The importance of overhead pressing in a standing position is its applicability to a majority of sports because most sports tend to be played from a standing position and require some upper extremity strength. Movement of the feet will influence the lower extremity CKC if the athlete is performing a push jerk that has some minimal lateral foot movement versus the greater forward and backward motion of split jerk. Instructions of the split jerk will be discussed later, which will allow for clarity of its motion. It should also be noted that as the load (intensity) or complexities of the presses are increased through training, the lower extremity CKC will require an increase utilization of the lower extremity musculature to accelerate and stabilize the body.

This is not to say that an aquatic sport would not benefit from a CKC overhead press, but in most athletic events, if force is to be generated away from the body to an object or opponent, the athlete's feet will be in contact with the ground. It may not be that a CKC overhead press mimics any specific sport skill, but it does address an attribute that is required in many sports, which is pressing with the upper extremity, with a concurrent stabilization of the torso through the activation of the muscles of the trunk, and the assistance of the lower extremity in generating the force via pushing in the opposite direction against the floor.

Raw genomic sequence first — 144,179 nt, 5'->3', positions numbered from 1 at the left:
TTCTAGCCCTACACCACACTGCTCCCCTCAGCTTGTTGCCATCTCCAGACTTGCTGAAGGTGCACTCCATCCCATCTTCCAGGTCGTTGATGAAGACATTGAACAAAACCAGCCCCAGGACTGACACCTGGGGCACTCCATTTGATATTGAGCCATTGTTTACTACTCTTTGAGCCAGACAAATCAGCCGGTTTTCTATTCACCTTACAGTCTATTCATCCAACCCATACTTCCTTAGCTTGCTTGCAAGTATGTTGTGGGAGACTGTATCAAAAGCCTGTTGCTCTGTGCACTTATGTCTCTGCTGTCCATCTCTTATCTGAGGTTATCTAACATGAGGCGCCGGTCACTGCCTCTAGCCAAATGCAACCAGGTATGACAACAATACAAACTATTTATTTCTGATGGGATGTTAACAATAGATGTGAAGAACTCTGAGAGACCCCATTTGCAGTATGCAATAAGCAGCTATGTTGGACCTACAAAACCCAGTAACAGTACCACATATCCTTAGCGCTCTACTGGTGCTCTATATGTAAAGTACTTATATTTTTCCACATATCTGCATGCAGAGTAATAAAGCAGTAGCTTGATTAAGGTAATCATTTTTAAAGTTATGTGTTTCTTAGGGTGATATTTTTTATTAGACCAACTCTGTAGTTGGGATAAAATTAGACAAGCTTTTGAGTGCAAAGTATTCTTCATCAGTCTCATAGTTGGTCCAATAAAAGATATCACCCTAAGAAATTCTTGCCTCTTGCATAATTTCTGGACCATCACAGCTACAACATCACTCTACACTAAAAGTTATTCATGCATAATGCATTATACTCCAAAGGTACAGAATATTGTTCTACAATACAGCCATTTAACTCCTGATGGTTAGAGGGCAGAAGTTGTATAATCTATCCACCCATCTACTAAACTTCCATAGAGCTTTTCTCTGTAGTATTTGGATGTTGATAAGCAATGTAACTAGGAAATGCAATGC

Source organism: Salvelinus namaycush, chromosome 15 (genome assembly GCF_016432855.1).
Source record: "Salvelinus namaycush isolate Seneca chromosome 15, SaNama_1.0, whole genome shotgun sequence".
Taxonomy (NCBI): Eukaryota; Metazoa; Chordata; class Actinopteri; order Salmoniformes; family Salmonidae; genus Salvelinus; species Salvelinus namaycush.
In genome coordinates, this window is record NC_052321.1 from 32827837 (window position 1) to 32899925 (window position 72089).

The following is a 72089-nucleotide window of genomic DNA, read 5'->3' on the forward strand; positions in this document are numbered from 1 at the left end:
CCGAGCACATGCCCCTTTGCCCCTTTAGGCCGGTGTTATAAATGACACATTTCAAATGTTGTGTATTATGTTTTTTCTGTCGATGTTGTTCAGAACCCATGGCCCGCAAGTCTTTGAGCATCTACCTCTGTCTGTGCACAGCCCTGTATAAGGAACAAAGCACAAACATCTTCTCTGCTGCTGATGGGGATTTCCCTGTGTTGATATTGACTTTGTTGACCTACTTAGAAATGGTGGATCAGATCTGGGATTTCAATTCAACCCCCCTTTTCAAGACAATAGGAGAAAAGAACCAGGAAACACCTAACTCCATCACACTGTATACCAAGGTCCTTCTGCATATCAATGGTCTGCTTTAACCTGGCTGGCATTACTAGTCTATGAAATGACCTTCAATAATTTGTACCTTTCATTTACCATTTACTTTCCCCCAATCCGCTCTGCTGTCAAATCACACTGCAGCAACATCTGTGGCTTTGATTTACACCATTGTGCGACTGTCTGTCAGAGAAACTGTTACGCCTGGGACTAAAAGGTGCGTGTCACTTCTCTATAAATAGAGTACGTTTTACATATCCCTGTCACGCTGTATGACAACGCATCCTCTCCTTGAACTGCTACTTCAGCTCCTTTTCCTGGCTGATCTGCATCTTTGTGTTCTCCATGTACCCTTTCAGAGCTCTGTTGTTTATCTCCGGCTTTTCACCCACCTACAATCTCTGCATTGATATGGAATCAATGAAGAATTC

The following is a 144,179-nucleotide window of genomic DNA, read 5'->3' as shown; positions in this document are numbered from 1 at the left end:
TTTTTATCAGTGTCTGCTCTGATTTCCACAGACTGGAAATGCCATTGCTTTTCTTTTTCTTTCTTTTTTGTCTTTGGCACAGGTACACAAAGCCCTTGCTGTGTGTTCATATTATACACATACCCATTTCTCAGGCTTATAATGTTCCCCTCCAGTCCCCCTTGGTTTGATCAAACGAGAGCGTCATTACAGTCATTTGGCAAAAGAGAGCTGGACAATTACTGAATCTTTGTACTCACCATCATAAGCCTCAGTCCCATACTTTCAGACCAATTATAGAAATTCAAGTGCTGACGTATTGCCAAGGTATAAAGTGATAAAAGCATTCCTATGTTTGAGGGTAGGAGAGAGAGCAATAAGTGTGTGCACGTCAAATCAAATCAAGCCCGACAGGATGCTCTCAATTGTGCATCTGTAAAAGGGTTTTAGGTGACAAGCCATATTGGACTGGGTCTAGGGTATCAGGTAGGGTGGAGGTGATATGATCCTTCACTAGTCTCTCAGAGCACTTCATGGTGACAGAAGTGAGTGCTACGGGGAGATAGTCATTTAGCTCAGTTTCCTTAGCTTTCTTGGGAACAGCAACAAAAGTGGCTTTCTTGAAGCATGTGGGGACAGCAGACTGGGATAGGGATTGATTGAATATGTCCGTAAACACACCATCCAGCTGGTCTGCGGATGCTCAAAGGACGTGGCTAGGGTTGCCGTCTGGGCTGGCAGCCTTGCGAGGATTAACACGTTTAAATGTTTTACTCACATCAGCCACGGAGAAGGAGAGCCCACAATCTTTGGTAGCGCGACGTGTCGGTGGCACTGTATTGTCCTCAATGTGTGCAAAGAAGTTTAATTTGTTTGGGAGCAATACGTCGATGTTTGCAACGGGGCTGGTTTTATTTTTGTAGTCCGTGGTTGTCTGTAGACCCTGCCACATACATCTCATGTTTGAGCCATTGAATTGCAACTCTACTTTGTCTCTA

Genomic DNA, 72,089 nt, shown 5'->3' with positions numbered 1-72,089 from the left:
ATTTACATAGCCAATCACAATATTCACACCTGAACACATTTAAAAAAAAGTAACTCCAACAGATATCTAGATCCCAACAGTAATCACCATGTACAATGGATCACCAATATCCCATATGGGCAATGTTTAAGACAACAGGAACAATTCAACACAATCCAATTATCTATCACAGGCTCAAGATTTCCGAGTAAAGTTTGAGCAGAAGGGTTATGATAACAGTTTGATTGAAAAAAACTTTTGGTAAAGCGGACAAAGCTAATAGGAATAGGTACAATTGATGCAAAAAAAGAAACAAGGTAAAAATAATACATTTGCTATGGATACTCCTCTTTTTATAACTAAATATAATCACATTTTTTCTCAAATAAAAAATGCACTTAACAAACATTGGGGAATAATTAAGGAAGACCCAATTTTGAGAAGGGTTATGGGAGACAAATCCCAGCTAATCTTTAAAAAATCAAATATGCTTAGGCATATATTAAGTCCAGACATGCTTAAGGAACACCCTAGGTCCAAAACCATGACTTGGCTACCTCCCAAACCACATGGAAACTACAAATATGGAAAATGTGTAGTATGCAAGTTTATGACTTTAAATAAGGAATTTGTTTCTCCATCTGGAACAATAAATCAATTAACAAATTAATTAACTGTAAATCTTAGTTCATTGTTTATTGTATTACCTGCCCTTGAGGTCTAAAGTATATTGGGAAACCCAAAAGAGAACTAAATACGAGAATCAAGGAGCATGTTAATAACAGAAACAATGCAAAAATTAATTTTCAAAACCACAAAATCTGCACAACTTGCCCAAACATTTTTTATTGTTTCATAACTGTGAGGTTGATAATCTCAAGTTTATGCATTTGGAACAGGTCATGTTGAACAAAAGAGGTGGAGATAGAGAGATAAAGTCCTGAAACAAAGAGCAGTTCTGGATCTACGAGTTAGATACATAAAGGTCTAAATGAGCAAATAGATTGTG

At the present time, trunk activity has been examined during the execution of bench pressing exercise and not overhead pressing actions. The actions of the rectus abdominis, transverse abdominis, external and internal obliques, spinal erectors, and multifidus are based on their anatomical functions (6). Differences in the activity of the trunk musculature between the standing shoulder presses and the split jerk are not available at this time and will need to be investigated in future research.

The law of action-reaction (Newton's third Law) states that the effects that one body exert on another are counteracted by the effects that the second body exert on the first pressing (2). Applying this law to overhead presses, a person's lower extremities are pushing against the ground with equal force. As the load increases in a standing press, the isometric action of the legs will have to increase. If the press is a power movement such as a push jerk, then the lower extremities will have to exert greater concentric forces to generate the upward vertical power necessary. The preceding descriptions are to lay the foundation of some of the variables that should be considered when coaching these lifts. This study is set in an order of progression with each overhead pressing exercise building upon the other.